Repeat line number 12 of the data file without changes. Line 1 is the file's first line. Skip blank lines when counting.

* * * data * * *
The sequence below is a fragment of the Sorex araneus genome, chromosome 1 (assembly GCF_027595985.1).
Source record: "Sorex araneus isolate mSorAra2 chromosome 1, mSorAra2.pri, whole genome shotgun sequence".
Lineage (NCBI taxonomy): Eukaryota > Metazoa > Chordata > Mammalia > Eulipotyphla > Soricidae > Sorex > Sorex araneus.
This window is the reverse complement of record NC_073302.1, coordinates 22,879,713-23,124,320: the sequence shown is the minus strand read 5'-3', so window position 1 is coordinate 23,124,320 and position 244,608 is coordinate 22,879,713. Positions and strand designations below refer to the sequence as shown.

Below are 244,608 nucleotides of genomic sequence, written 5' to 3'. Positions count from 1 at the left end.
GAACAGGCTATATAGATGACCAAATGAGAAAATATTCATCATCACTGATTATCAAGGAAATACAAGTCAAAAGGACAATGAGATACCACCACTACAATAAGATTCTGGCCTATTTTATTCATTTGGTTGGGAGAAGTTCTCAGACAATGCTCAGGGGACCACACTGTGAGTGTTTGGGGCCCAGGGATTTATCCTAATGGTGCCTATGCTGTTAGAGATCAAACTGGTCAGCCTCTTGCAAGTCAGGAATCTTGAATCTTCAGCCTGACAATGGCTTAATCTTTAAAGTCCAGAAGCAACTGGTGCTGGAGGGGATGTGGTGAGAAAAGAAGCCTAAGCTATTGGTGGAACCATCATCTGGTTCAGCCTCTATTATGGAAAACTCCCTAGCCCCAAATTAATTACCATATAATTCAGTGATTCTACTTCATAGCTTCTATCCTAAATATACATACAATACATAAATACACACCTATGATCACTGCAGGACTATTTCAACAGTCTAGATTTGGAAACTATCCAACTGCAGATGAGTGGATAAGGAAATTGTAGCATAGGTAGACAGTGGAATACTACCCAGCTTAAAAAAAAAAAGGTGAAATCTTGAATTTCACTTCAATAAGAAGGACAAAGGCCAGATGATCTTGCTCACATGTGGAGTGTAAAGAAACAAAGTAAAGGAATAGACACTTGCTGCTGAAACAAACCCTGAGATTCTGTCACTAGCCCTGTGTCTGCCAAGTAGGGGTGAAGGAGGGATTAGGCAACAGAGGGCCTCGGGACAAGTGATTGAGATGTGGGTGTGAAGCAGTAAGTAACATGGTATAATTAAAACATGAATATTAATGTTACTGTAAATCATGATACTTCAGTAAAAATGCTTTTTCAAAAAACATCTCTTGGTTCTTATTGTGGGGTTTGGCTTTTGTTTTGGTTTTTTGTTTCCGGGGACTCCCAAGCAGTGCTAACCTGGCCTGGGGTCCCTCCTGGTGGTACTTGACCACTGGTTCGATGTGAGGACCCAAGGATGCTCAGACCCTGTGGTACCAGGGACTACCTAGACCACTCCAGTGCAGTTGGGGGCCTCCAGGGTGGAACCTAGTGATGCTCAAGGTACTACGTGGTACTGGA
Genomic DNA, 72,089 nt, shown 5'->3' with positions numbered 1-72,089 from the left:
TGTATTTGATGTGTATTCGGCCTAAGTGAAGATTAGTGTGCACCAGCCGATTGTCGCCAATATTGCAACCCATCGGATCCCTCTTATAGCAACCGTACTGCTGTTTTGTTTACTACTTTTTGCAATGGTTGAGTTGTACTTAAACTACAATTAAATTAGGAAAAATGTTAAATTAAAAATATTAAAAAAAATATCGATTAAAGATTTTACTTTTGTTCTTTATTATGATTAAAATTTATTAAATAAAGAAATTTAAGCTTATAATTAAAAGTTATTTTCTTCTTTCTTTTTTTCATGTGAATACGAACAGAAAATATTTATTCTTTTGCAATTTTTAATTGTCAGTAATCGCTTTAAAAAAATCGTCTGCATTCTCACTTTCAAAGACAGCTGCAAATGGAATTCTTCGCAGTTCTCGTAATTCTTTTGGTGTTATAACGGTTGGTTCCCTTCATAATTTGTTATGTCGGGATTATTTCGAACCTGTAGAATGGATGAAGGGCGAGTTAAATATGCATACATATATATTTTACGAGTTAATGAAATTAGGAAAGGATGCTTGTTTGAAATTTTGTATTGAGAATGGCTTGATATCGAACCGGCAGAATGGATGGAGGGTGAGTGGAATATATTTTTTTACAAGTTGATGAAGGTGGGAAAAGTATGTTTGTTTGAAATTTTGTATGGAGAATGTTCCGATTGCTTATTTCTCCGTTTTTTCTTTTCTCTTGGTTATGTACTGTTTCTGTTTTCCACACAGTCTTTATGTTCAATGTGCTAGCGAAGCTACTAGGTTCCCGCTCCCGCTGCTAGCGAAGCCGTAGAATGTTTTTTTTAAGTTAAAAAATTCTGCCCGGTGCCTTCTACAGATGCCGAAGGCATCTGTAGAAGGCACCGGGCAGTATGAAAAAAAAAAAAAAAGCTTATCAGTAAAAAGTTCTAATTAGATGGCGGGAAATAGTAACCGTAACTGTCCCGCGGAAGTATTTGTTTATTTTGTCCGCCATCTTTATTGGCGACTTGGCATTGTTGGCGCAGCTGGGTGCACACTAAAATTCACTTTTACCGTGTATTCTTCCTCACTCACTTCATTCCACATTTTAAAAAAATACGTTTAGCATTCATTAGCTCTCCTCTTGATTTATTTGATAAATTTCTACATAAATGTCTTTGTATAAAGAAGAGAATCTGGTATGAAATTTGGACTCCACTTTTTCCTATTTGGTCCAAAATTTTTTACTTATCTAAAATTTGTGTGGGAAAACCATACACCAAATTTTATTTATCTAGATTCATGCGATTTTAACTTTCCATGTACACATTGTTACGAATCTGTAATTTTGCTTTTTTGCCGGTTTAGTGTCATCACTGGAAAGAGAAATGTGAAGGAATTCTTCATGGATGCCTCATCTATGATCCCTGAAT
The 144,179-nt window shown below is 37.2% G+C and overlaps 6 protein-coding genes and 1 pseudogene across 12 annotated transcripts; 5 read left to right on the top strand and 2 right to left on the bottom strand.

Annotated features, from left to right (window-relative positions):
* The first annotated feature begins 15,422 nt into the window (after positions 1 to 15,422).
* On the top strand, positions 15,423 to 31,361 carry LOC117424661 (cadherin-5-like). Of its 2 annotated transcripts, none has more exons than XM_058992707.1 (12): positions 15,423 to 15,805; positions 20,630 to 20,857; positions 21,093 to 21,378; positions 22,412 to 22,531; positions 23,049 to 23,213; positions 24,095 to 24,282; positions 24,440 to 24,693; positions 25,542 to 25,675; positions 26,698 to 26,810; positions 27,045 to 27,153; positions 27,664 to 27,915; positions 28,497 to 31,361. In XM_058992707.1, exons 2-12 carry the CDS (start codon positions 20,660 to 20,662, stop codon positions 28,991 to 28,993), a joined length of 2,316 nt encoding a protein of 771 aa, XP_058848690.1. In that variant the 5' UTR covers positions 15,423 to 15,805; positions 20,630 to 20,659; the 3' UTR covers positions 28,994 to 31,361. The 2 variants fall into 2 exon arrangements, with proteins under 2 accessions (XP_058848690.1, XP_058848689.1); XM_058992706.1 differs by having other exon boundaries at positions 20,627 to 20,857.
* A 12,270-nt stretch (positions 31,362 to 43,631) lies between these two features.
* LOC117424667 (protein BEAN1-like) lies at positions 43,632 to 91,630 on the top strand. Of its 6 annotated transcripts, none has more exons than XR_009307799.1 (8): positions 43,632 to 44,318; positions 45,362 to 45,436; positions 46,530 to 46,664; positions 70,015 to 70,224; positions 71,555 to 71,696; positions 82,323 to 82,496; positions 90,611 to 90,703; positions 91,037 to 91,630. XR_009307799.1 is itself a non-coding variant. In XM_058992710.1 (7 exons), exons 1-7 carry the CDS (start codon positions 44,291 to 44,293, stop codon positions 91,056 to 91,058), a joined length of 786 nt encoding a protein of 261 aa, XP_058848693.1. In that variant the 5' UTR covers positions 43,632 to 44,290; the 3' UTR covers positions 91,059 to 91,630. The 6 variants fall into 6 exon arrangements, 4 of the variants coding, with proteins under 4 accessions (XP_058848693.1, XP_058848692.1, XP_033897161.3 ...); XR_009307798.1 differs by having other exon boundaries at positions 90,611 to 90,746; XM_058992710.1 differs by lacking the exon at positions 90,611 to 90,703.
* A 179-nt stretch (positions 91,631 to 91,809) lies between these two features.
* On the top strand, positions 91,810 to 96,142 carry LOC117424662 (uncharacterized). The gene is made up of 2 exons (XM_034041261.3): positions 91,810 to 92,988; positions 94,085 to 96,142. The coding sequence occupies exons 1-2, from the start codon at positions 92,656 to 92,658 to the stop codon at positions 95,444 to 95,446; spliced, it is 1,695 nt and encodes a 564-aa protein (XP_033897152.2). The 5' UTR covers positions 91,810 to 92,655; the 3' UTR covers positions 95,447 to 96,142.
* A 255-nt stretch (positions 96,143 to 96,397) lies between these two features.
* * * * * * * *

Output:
* On the top strand, positions 15,423 to 31,361 carry LOC117424661 (cadherin-5-like). Of its 2 annotated transcripts, none has more exons than XM_058992707.1 (12): positions 15,423 to 15,805; positions 20,630 to 20,857; positions 21,093 to 21,378; positions 22,412 to 22,531; positions 23,049 to 23,213; positions 24,095 to 24,282; positions 24,440 to 24,693; positions 25,542 to 25,675; positions 26,698 to 26,810; positions 27,045 to 27,153; positions 27,664 to 27,915; positions 28,497 to 31,361. In XM_058992707.1, exons 2-12 carry the CDS (start codon positions 20,660 to 20,662, stop codon positions 28,991 to 28,993), a joined length of 2,316 nt encoding a protein of 771 aa, XP_058848690.1. In that variant the 5' UTR covers positions 15,423 to 15,805; positions 20,630 to 20,659; the 3' UTR covers positions 28,994 to 31,361. The 2 variants fall into 2 exon arrangements, with proteins under 2 accessions (XP_058848690.1, XP_058848689.1); XM_058992706.1 differs by having other exon boundaries at positions 20,627 to 20,857.